Tax cuts, not wage hikes, help workers (Guest commentary)

Removing low-income earners from the tax rolls is an effective weapon in the war on poverty

Raising minimum wages and increasing government subsidies are two approaches often suggested to help the working poor. But there is a far simpler way to put more money into their pockets: Stop forcing the lowest-income workers to pay income tax.

Hikes in minimum wages are lauded by some anti-poverty campaigners and trade unionists as small victories against low wages and poverty. But the unintended consequences of such well-meaning initiatives do more harm than good.

When minimum wages are forced up, the number of jobs or extra hours of work available for the least skilled and educated workers actually decreases because they have effectively been rendered uneconomic. In particular, opportunities for newcomers to the labour force, many of whom are single and living at home, and who just want to find a way to enter the workplace, are diminished. Businesses that would like to hire more workers cannot afford the higher rates.

The federal government recently implemented a better approach — a tax benefit for qualified low-income workers. The Working Income Tax Benefit provides an income top-up of $500 to $1,000 per year.

But this program, too, has serious limitations. Not every needy worker can access the benefit. For example, an individual working full time, or a family with one-and-a-half full-time workers, at the minimum wage earns too much to receive it. More troubling, a person working full time at the minimum wage pays more tax than she gets back from the working income tax benefit.

There is a far simpler and more effective approach than either of these two initiatives. The simplest and most elegant way for earners on low income to take home more pay is to pay less tax. The effect is the same as receiving government benefits but is accomplished much more efficiently and at less cost. It is also in line with the principles of a welfare state, whereby those with the most help out those with the least.

A recent study for the Frontier Centre for Public Policy, Which Best Helps the Poor: Minimum Wages, Tax Credits or Tax Exemptions? by Winnipeg social activist David Pankratz, examined the powerful impact of reducing taxes on the poor. Looking at Manitoba, it found that simply raising the provincial and federal tax-free threshold by $6,000 (which matches the threshold at which Alberta starts taxing at the bottom) effectively increases the take-home pay of a minimum-wage earner by the equivalent of a minimum-wage increase from $8 to $9.18 per hour.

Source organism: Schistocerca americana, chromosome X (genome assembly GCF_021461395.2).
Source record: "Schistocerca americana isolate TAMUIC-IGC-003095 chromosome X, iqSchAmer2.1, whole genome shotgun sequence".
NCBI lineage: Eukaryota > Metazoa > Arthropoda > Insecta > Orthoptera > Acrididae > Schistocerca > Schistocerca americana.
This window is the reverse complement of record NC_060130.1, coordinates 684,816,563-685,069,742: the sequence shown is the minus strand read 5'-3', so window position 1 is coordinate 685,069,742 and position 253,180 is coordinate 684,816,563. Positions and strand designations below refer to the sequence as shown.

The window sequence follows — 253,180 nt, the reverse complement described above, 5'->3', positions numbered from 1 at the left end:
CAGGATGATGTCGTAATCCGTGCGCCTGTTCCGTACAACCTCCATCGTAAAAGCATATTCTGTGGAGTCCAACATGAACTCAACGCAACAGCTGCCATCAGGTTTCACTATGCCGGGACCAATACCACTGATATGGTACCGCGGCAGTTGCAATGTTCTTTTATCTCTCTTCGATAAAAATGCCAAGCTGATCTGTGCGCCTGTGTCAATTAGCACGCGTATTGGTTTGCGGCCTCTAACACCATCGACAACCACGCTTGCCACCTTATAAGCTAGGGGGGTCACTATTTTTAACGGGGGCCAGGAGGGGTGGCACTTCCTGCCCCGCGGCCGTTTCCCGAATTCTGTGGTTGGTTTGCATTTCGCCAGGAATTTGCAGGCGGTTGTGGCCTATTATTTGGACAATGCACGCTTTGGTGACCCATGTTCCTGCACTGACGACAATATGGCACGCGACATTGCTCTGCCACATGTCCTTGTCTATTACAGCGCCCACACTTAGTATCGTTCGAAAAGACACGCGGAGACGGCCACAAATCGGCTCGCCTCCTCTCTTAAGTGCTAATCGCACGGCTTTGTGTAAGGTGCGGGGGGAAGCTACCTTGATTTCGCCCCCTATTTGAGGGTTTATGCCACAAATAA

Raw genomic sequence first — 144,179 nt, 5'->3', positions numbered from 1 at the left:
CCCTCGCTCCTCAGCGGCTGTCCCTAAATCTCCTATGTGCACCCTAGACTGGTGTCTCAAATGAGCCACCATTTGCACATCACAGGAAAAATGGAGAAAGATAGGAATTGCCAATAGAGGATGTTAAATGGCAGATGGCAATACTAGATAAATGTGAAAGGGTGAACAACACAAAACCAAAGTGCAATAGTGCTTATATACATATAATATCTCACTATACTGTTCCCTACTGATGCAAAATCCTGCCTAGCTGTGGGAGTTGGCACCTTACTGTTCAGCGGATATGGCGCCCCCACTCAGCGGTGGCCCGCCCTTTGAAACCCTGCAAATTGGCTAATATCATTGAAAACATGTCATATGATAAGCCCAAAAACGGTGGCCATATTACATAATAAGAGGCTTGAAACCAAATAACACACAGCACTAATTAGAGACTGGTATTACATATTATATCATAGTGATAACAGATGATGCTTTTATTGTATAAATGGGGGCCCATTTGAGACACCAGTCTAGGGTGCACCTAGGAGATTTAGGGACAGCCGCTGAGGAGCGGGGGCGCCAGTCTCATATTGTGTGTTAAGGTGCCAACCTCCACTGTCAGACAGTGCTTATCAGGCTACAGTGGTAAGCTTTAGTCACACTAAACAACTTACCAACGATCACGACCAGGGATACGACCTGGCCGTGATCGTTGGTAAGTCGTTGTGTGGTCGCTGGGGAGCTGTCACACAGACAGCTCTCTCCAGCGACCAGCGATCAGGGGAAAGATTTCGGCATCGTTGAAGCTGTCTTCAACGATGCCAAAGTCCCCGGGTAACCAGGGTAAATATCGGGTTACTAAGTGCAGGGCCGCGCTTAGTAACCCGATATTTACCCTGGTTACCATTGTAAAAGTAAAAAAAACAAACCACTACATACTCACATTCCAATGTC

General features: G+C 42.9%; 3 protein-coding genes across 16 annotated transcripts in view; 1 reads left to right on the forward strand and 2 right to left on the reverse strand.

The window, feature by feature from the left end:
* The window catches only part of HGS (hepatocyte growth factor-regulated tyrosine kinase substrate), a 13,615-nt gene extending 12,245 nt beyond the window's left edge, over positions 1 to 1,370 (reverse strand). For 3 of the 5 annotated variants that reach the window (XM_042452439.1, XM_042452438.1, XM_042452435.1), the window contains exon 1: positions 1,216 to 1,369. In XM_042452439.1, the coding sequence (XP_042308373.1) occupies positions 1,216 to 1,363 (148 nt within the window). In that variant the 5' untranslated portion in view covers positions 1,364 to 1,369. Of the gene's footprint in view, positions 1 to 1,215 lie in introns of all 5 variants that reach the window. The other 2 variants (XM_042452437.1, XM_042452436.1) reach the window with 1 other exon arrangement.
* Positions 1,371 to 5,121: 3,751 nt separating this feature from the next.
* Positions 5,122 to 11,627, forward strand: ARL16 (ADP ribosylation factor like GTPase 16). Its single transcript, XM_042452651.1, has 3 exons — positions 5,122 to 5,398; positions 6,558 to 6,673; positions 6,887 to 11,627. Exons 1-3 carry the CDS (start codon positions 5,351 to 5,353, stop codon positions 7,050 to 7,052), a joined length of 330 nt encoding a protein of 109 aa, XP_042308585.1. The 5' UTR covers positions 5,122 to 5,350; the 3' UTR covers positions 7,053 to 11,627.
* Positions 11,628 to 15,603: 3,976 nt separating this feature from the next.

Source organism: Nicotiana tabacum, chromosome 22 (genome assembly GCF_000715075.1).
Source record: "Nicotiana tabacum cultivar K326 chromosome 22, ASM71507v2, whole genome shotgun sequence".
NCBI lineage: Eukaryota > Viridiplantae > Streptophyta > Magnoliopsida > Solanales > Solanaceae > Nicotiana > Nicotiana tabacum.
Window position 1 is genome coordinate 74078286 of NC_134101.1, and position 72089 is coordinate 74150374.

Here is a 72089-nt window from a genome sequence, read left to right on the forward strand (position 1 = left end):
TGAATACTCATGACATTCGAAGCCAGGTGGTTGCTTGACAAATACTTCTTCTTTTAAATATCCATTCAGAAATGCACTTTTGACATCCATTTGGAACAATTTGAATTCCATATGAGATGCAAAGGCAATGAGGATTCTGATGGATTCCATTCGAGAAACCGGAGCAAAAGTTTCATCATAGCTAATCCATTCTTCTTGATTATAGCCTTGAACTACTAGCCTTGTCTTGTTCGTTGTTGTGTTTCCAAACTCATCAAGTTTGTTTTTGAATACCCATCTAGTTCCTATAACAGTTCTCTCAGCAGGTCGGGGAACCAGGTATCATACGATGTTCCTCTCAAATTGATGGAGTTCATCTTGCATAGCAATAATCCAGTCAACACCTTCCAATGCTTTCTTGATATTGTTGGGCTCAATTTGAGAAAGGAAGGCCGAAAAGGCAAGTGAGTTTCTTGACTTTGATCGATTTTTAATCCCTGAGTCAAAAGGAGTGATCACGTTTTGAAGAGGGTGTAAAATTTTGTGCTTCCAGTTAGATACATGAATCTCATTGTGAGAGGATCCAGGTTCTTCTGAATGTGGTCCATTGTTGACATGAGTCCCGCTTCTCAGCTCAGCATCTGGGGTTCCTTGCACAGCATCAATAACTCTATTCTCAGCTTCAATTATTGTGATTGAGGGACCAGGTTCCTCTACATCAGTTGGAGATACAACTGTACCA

Raising the tax-free threshold targets those most in need — people working long hours on low wages. It does not help teenagers working a few hours a week, because their income is already below the current annual tax exemption threshold. But by leaving minimum rates at current levels, it encourages job creation. And, unlike the federal tax subsidy program, it doesn’t require more paperwork to allocate benefits. It is simple to implement, and that is key.

Of course, governments would collect less in income tax if they raised tax exemption levels. But this approach is less expensive for taxpayers than collecting taxes from low-income workers, simply to hand them back in a subsidy. To make up for the lower tax collection, more competition could be injected into government service delivery models, and healthcare, municipal and welfare systems could be brought up to international performance standards.

The government could also reduce the impact on tax revenues by progressively reducing the exemption threshold for higher income earners. For example, an earner receiving $20,000 would be eligible for the maximum exemption increase; an earner receiving $50,000 might be eligible for a partial exemption increase, while an earner receiving $100,000 would face the standard exemption level. Doing so would concentrate the program even more on low-income earners and reduce the impact on government revenues. A phased-out income tax exemption would have the same annual impact on income as the Working Income Tax Benefit, but it would be simpler to administer.

Like all wars, the war on poverty requires a simple, effective and aggressive strategy. Raising tax exemption thresholds will take us a lot further towards victory.

Peter Holle is president of the Frontier Centre for Public Policy, a Winnipeg-based think-tank that promotes policies that help Canada’s prairie region. For more information visit

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